Australian cloudsters will be the first to try Windows Server 2012, with a local provider (did you know that none of the big clouds operates in Australia?).
Here's an interview about upgrading old data centres. The generation built in the .com boom is now looking distinctly wasteful of energy compared to the latest ones - retrofitting could be a cheap way to catch up.
It's Skype's 9th birthday. Dan York discusses its potential futures, and points to this MSDN blog post on the Microsoft/Skype submission to the WebRTC process, which differs substantially from the proposals so far.
BT Research, for its part, has a fascinating project trying to identify why so little social interaction translates on video, while the movies succeed in projecting it. Their answer is essentially that films have a director, and they tried to write software that automates that role, guessing which speaker is interesting to the viewer and cutting to that camera. The upshot is like this:
Facebook shares reached an all-time low on Friday, having fallen 50% since the IPO. One major brokerage has now announced a target price of $10-15 (against $38 at the float), a range which starts to touch our November 2011 call of $30bn maximum. Bargain hunters (or indeed, anyone who bought at the IPO) should bear in mind that another wave of lock-ups expires on the 15th of October.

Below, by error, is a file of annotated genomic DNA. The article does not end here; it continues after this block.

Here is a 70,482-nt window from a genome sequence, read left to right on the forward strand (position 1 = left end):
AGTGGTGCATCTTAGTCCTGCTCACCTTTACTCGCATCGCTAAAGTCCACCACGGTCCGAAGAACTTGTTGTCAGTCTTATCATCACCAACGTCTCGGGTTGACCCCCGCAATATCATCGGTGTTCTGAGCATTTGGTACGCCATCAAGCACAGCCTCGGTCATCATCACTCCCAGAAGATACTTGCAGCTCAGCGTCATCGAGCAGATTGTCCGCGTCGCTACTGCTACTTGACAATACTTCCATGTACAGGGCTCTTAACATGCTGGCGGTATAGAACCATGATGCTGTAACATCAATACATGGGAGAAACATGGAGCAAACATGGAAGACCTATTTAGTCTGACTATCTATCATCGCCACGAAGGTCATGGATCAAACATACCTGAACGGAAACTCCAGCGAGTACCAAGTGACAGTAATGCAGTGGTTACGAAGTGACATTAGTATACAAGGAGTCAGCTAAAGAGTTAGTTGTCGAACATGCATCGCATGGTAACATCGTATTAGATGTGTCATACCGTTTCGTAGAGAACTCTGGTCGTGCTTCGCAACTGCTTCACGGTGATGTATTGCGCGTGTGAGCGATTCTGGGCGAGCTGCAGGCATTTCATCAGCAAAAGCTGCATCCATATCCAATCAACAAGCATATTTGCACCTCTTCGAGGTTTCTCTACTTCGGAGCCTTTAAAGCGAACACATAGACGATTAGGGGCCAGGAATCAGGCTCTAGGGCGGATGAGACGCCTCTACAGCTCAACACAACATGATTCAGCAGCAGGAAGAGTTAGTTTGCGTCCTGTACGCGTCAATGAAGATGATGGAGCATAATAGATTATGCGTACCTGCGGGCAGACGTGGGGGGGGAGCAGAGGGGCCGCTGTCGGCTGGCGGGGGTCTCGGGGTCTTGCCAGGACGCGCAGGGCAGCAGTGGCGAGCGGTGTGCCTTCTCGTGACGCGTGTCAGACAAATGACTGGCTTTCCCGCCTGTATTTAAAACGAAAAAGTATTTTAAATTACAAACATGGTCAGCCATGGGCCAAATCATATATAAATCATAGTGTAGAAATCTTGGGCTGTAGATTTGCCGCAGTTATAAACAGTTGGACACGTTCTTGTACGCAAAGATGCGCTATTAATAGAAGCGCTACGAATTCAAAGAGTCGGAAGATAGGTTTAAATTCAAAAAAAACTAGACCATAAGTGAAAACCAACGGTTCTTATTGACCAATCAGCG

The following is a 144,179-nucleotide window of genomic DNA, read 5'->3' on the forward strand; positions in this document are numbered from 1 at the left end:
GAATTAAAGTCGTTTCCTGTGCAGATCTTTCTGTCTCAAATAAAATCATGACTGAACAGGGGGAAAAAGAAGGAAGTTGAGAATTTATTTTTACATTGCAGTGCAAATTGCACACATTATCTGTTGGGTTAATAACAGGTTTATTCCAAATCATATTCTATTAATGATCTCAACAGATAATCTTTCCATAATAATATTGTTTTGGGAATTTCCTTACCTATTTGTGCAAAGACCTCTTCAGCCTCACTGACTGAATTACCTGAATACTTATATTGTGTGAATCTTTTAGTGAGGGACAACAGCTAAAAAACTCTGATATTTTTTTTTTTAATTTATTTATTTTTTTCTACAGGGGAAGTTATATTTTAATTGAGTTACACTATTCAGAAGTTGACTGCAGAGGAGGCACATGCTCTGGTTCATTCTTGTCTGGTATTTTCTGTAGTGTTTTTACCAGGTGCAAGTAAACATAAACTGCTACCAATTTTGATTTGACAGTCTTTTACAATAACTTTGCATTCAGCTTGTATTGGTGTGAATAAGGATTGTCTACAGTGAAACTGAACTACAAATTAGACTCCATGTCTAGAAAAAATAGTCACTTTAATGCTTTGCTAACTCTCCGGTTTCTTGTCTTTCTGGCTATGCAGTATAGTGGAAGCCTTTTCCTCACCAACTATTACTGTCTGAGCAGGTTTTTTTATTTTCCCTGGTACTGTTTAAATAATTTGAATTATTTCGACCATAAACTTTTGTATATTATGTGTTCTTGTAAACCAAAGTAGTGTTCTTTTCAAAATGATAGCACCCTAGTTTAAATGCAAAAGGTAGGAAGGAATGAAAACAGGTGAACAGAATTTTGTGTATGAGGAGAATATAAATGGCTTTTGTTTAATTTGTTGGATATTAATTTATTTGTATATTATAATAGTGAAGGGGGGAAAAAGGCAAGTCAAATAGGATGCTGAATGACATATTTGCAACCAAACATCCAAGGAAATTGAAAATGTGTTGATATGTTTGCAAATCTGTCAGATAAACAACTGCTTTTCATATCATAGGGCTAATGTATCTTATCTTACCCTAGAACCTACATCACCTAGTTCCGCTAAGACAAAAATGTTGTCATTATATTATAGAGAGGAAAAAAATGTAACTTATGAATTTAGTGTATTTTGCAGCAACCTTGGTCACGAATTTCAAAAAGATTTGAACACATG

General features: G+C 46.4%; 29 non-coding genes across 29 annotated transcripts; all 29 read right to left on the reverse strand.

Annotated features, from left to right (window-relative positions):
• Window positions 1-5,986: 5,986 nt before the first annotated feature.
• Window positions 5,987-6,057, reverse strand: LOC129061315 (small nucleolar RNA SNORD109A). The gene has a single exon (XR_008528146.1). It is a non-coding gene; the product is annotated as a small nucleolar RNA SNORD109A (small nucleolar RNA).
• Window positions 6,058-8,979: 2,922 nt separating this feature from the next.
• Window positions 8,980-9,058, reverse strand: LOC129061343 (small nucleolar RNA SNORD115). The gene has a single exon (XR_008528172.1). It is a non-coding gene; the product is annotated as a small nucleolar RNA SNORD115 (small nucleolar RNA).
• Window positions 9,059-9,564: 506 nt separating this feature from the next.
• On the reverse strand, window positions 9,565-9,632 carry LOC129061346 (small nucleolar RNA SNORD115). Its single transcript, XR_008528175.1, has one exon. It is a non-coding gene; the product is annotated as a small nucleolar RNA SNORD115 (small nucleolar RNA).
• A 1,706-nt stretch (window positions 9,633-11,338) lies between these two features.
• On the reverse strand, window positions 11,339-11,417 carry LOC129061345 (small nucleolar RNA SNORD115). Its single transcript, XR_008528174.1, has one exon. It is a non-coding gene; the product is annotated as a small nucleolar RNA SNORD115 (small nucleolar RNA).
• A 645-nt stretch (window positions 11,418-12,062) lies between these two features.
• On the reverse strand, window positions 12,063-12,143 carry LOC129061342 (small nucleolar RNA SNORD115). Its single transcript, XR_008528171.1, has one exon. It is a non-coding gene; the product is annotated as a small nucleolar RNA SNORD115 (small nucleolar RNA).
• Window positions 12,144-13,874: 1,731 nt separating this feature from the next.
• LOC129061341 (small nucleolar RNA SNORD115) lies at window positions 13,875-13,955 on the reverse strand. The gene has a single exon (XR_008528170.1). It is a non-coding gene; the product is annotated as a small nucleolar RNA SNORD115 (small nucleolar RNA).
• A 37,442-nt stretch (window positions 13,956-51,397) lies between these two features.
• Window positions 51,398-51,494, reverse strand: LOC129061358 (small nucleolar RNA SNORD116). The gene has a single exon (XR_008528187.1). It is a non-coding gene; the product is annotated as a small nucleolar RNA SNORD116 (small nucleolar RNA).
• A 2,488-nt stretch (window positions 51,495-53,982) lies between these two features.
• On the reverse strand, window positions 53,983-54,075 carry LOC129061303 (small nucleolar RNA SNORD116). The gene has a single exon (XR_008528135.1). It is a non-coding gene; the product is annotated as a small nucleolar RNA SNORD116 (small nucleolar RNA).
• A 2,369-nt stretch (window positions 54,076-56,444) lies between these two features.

Meanwhile, they updated the Camera app with more features, even though they bought Instagram. Discussion of how their stand-alone product teams function is at the link.
Facebook's security engineering team is trying to identify the source of fake "likes" and get rid of them. This seems to be a significant problem for advertisers, going by the stories regarding whole ad budgets eaten up by single bots and by the fact Facebook has apparently built software to identify them.
Some advertisers are furious, although it's not clear whether they thought the clicks were real or whether they were secretly paying the spammers to juice their numbers and are angry that they got caught.
Deutsche Telekom is going to offer Spotify Premium subscriptions bundled with some of its tariffs. Streaming will be zero-rated for data cap purposes.
O2 UK sues over the EverythingEverywhere 4G decision.